Although you may never know the next attack vector a cyberthreat actor will use, you know they pose a threat. But are you equally as aware of the hard truth of insider threats? The Office of the Director of National Intelligence’s National Counterintelligence and Security Center has declared September 2022 as the fourth annual National Insider Threat Awareness Month. It’s a good reminder for businesses of all sizes and in all sectors that work models – and the risk of insider threats – have changed.
Don Boxley, CEO and Co-Founder of DH2i, says, “Organizations and their employees have learned that we can work from virtually anywhere given the right circumstances. And by circumstances, I mean support from leadership and the right technology.”
“Unfortunately, the work anywhere paradigm has also led to an exponential increase in cybersecurity attacks – not just from external cybercriminals but also from malicious internal actors as well,” he says. “And what makes the internal threat even more dangerous is that many of these bad actors are armed with the knowledge of confidential internal security procedures, which adds to their ability to cause serious harm to your organization.”
The Cybersecurity and Infrastructure Security Agency (CISA) reports that the financial impact can range depending on the size of the business, from more than $16.7 million for organizations with more than 25,000 employees; $12.6 million to $14 million for organizations with between 5,000 and 25,000 employees; and $6.9 million to $9.7 million for businesses with fewer than 5,000 employees.
Steps to Combat Insider Threats
CISA recommends a comprehensive insider threat mitigation program built on the framework of “detect and identify, assess, and manage.”
- Detect and Identify: Insider threats often evolve over time and demonstrate certain behaviors. Malicious insiders may change how they interact with peers, the business, and technology. Additionally, people often leak their plans to others, which makes enlisting members of your team to stay vigilant crucial to protecting your business. Create a safe environment in which employees can share their concerns.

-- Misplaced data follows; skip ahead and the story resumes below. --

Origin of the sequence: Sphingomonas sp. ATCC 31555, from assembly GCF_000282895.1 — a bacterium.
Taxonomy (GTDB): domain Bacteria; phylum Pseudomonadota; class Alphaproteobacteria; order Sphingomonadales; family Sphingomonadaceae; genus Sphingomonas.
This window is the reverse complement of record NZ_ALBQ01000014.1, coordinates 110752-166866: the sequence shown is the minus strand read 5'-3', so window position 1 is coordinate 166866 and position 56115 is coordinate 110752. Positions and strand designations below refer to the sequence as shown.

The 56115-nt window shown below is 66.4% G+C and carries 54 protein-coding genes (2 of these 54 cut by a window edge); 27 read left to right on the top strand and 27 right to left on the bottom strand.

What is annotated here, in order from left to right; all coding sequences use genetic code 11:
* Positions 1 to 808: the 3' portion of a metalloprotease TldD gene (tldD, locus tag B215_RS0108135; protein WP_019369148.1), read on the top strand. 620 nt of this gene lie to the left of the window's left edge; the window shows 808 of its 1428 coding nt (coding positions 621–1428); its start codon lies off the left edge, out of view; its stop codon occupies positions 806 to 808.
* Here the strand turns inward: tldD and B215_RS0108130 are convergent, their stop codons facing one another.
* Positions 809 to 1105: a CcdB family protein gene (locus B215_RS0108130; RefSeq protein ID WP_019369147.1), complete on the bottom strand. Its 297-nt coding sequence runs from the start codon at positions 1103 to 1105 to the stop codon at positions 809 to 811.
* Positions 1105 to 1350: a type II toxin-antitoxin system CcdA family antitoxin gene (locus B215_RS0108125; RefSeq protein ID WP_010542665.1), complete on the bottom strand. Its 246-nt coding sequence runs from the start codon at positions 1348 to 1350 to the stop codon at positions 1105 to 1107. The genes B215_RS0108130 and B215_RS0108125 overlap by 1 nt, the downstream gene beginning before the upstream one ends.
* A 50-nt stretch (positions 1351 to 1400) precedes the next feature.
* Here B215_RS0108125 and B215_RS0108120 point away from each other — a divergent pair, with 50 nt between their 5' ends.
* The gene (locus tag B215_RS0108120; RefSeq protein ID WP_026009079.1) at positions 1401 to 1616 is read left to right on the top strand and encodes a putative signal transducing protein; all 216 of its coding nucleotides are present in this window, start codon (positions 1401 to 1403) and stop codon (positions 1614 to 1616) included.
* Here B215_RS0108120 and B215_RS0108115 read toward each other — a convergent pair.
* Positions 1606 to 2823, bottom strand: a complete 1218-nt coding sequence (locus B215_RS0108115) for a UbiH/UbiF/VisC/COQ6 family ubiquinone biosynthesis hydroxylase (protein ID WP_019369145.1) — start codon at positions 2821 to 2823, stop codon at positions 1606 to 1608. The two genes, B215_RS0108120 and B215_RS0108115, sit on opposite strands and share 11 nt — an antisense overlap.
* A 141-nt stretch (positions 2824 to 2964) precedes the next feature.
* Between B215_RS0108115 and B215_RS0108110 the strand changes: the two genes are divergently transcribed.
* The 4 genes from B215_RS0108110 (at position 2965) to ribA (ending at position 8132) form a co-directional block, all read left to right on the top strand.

- Assess: Every suspicion doesn’t necessarily indicate a bona fide threat. Threat assessment enables you to use data, behavior information, and the capability to do harm to make informed decisions about the situation.
- Manage: A proactive approach is best to limit the possibility that malicious insider activity could lead to a data breach or some other harm to your business. Also, establish policies for dealing with disgruntled employees and conducting investigations that preserve the privacy and dignity of the person involved.
Technology for Mitigating Risks from Insider Threats
In addition to management techniques, policies, and procedures that mitigate risks, businesses can also implement technology solutions to combat threats, both internal and external.
Brian Dunagan, Vice President of Engineering at Retrospect, a StorCentric Company, stresses the ability to detect and recover from an attack quickly. “A backup solution that includes anomaly detection to identify changes in an environment that warrants the attention of IT is a must,” he says. He adds that anomaly detection needs to be tailored to a business’ systems and workflows, and anomalies must be reported immediately, and data preserved for analysis.
Dunagan also says, “Certainly, the next step after detecting the anomaly is providing the ability to recover in the event of a successful attack. This is best accomplished with an immutable backup copy of data, also known as object locking, which ensures that the data backup cannot be altered or changed in any way.”
Surya Varanasi, CTO of StorCentric, agrees, “As ransomware and other malware attacks continue to increase in severity and sophistication, we understand the need to protect backed up data by making it immutable and by eliminating any way that data can be deleted or corrupted.” He says an “unbreakable backup” can “can ease worry about the ability to recover — and redirect their time and attention to activities that more directly impact the organization’s bottom-line objectives.”
Boxley adds that providing a more secure way to connect is essential for protecting your business. He suggests transitioning from a virtual private network (VPN) to a software-defined perimeter (SDP). He says this approach enables organizations to use zero trust network access tunnels to seamlessly connect all applications, servers, IoT devices, and users behind any symmetric network address translation (NAT) to any full cone NAT without having to reconfigure networks or set up complicated and problematic VPNs.
Security, Inside and Out
Many of the tech solutions you deploy to protect your business and your data from external threats will also help detect and stop insider threat activity. However, dealing with potential malicious insiders is a more sensitive issue. Your team is your most valuable asset, and concerns must be addressed in ways that won’t negatively impact relationships or your work culture – but when signs point to threats, you must address them.
Use National Insider Threat Awareness Month to establish policies, raise awareness among your team, and add an extra layer to security for your business.